> >> Open Source world, I am lacking a few tools for working on it. A
> >> quality soldering iron would be a welcome addition (current using a
> >> cheap $14 soldering iron). Other welcome tools include an Oscilloscope
> >> (a second hand one would be cool - been using the Uni's currently),
> >> universal chip programmer and a quality digital multimeter (using
> >> another cheap one). All these devices vary quite a lot in price and
> >> second hand are just as good.
> My suggestion is become a hardware engineer and work for a company which
> lets you borrow their equipment :-)

I don't think I could stand working on hardware all day and then working
on it as a hobby.

> The cheapest you'll find test equipment is to use the PC based solutions
> such as bitscope. I'm not sure of their support for linux though.
> >> As the Open Source software for producing PCB is still primate I have
> >> been using a piece of software called "CadSoft Eagle". While this
> >> product is not "free as in freedom" there is a version which is "free
> >> as in beer" (which runs on Windows, Linux and MacOSX). This should
> >> allow everyone to view and produce PCBs from the design.
> >> While I have been using the free version, I am running up against it's
> >> restrictions. I would like to purchase a full copy of the Standard
> >> version for Students which costs $US 298.50, I understand if people
> >> think this is inappropriate usage of the money.
> > 
> This is one of the problems with hardware. The tools are so expensive.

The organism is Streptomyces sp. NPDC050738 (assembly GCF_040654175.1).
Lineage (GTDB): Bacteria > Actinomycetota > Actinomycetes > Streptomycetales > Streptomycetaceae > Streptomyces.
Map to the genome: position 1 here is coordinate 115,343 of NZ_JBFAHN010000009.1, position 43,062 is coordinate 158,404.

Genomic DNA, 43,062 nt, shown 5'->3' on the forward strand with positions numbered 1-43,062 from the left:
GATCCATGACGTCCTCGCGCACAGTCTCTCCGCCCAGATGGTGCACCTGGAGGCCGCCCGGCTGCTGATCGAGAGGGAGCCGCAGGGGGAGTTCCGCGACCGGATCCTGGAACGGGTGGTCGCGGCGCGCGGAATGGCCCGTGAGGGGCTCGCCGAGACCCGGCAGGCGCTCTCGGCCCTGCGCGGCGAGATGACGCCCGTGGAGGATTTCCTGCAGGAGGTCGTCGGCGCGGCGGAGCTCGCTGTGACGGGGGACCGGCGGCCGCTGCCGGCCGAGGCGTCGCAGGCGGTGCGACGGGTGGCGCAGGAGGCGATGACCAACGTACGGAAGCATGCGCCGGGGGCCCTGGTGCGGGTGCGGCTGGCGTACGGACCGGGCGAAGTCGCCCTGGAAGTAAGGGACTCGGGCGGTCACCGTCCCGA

> The cheap commercial grade PCB CAD package costs US$10,000 and the base
> model good commmercial packages start at about US$30,000. There's an
> open source package called Gnu EDA (GEDA). I think it is now at a
> useable stage. However with hardware design tools you get what you pay
> for. The more expensive the tool, the better your design can be verified
> in software so that when you eventually get around to building it there
> is a higher probability that it will work the way you expect it first time.

Surprisingly things like Eagle has been used commercially, they have
been continually dropped in price. GEDA is coming along however just
isn't up to a stage where designing hardware easily. (It doesn't have
back-forward notation.)

> I would encourage anyone who wants to work on free software but doesn't
> know what to do to have a look at developing electronic design
> automation (EDA) tools. We desparately need good tools in this area.
> This project sounds like a cool project and we don't have enough people
> doing cool open hardware projects (or even boring open hardware
> projects). I wish you all the best in it however I don't see its
> benefits for the LA community justifying the sponsorship.

Thanks for your response.

Tim Ansell